Awardee Azimjon Askarov is serving a life sentence for his critical reporting. After learning about CPJ’s award on Voice of America’s Uzbek service, Askarov wrote a letter of thanks. A translation of the full letter is below.
Dear IPFA guests, dear CPJ,
I learned of your decision to present me with the International Press Freedom Award on September 13, while listening to a broadcast by Voice of America radio in a cold basement cell of a Kyrgyz jail. When I heard about your award, I both cried and jumped with joy.
I am extremely grateful for such an eminent appraisal of my work in defense of human rights.
Fifteen years ago I promised myself that no person and no circumstance would ever force me to abandon my professional duty, which I have taken by honor, conscience, and dignity. Today, incarcerated, I am ready to repeat this promise, and I hope that I will have enough moral strength to stand by these principles of conscience until the end of my days.
I disagree with the Kyrgyz justice system because my prosecution was fabricated from start to finish by regional police and prosecutors. Not a single piece of evidence has been brought as proof of my guilt. On the contrary–residents of my native village Bazar-Korgon, as well as photos and videos taken during those tragic days, can attest to my innocence.
During 15 years of work in the human rights field, I have documented and exposed flagrant abuses committed by regional police. I’ve reported these facts through local and international news outlets. Many of the abusers were brought to trial, though many were left unpunished. Abuses are ongoing.
For many years, Kyrgyz law enforcement agents have held a grudge against me. And they seized the moment to retaliate during the tragic events of June 2010. I witnessed and documented on camera both the violence and those who incited it. My imprisonment–much like the bruises inflicted on my body after I was arrested–can only mean only one thing: that somebody is interested in silencing me.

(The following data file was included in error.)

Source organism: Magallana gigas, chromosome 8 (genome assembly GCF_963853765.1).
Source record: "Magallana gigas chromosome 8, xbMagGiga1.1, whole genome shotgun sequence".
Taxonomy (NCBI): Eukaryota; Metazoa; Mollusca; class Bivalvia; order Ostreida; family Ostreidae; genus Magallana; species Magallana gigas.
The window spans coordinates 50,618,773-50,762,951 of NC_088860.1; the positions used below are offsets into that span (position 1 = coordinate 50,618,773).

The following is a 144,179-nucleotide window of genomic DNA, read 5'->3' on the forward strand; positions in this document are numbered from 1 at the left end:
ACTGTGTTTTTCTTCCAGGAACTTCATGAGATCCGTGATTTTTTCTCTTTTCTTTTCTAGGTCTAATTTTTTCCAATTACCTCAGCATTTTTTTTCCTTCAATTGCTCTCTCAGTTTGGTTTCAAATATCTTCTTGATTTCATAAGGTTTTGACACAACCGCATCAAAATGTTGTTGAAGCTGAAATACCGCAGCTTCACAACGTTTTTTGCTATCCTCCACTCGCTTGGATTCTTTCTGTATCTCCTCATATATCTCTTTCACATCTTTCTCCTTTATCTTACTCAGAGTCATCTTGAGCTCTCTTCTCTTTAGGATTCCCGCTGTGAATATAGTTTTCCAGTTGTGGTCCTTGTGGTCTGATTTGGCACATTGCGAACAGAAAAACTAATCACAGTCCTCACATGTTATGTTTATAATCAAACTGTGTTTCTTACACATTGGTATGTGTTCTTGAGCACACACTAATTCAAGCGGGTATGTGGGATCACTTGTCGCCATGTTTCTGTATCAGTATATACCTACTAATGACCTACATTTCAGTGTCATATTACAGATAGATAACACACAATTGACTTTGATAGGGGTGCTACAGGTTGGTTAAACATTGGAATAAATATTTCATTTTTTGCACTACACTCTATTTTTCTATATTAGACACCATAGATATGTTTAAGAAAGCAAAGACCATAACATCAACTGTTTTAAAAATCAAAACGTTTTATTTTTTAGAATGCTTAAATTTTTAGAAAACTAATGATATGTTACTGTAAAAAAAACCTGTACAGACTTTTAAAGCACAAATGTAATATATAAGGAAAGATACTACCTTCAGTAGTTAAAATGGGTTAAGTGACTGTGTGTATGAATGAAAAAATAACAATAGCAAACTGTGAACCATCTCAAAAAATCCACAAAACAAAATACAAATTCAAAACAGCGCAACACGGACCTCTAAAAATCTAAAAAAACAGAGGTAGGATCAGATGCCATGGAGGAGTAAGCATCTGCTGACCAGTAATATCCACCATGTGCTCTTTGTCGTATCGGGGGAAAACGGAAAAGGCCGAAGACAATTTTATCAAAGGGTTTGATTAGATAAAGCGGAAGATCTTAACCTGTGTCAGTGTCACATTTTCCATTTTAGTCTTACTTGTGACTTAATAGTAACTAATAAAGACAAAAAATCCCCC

During the tragic days of June 2010, I was doing my work in Bazar-Korgon: documenting violence and helping to identify victims. Twenty-three civilians were shot dead, more than 50 were wounded, and 205 houses belonging to ethnic Uzbeks were burned to ashes. Yet, not a single one of these facts was publicized by the mainstream Kyrgyz media, and authorities continue to remain silent about the killings, the mass-scale looting, and the arson in Bazar-Korgon.
The only incident they acknowledged was the killing of a police officer–a terrible crime with which I am now charged. Even though I learned of the killing from my neighbors, authorities accused me of taking part in it. But my conscience is clear; I have committed no crime.
I am asking the international community to hold the Kyrgyz government to the international commitments and obligations it has undertaken. I am urging you to take immediate action and help save those currently perishing in Kyrgyzstan’s substandard prisons.
I am extremely grateful for your recognition, and I remain hopeful that I will one day see the sun once more–not through the barred window of my prison cell but as a free man.